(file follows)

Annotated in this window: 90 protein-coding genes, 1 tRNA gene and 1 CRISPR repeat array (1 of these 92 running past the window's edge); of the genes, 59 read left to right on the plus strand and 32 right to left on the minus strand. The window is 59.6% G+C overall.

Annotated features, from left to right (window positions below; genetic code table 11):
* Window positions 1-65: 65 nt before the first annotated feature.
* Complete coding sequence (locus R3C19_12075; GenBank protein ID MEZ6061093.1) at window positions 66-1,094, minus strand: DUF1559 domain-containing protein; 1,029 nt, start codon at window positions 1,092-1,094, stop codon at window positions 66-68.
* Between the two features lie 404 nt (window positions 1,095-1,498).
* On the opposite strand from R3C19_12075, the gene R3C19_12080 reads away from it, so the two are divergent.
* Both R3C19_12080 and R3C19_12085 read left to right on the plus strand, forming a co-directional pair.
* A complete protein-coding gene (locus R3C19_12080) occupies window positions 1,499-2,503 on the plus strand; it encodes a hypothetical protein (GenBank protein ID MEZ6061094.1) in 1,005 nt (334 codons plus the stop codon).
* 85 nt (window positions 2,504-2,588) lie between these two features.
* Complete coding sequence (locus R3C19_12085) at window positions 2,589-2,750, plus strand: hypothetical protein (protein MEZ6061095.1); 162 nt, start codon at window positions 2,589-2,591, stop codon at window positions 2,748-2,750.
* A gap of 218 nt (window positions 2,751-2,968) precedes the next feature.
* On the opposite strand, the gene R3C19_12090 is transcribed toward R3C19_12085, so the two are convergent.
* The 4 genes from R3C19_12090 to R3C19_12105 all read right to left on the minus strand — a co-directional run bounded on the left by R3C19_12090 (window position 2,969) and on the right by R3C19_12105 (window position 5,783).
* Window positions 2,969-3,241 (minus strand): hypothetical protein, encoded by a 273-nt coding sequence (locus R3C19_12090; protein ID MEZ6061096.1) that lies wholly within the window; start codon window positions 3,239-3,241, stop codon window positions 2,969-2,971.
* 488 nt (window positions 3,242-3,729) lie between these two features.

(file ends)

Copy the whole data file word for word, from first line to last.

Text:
Annotated in this window: 90 protein-coding genes, 1 tRNA gene and 1 CRISPR repeat array (1 of these 92 running past the window's edge); of the genes, 59 read left to right on the plus strand and 32 right to left on the minus strand. The window is 59.6% G+C overall.

Annotated features, from left to right (window positions below; genetic code table 11):
* Window positions 1-65: 65 nt before the first annotated feature.
* Complete coding sequence (locus R3C19_12075; GenBank protein ID MEZ6061093.1) at window positions 66-1,094, minus strand: DUF1559 domain-containing protein; 1,029 nt, start codon at window positions 1,092-1,094, stop codon at window positions 66-68.
* Between the two features lie 404 nt (window positions 1,095-1,498).
* On the opposite strand from R3C19_12075, the gene R3C19_12080 reads away from it, so the two are divergent.
* Both R3C19_12080 and R3C19_12085 read left to right on the plus strand, forming a co-directional pair.
* A complete protein-coding gene (locus R3C19_12080) occupies window positions 1,499-2,503 on the plus strand; it encodes a hypothetical protein (GenBank protein ID MEZ6061094.1) in 1,005 nt (334 codons plus the stop codon).
* 85 nt (window positions 2,504-2,588) lie between these two features.
* Complete coding sequence (locus R3C19_12085) at window positions 2,589-2,750, plus strand: hypothetical protein (protein MEZ6061095.1); 162 nt, start codon at window positions 2,589-2,591, stop codon at window positions 2,748-2,750.
* A gap of 218 nt (window positions 2,751-2,968) precedes the next feature.
* On the opposite strand, the gene R3C19_12090 is transcribed toward R3C19_12085, so the two are convergent.
* The 4 genes from R3C19_12090 to R3C19_12105 all read right to left on the minus strand — a co-directional run bounded on the left by R3C19_12090 (window position 2,969) and on the right by R3C19_12105 (window position 5,783).
* Window positions 2,969-3,241 (minus strand): hypothetical protein, encoded by a 273-nt coding sequence (locus R3C19_12090; protein ID MEZ6061096.1) that lies wholly within the window; start codon window positions 3,239-3,241, stop codon window positions 2,969-2,971.
* 488 nt (window positions 3,242-3,729) lie between these two features.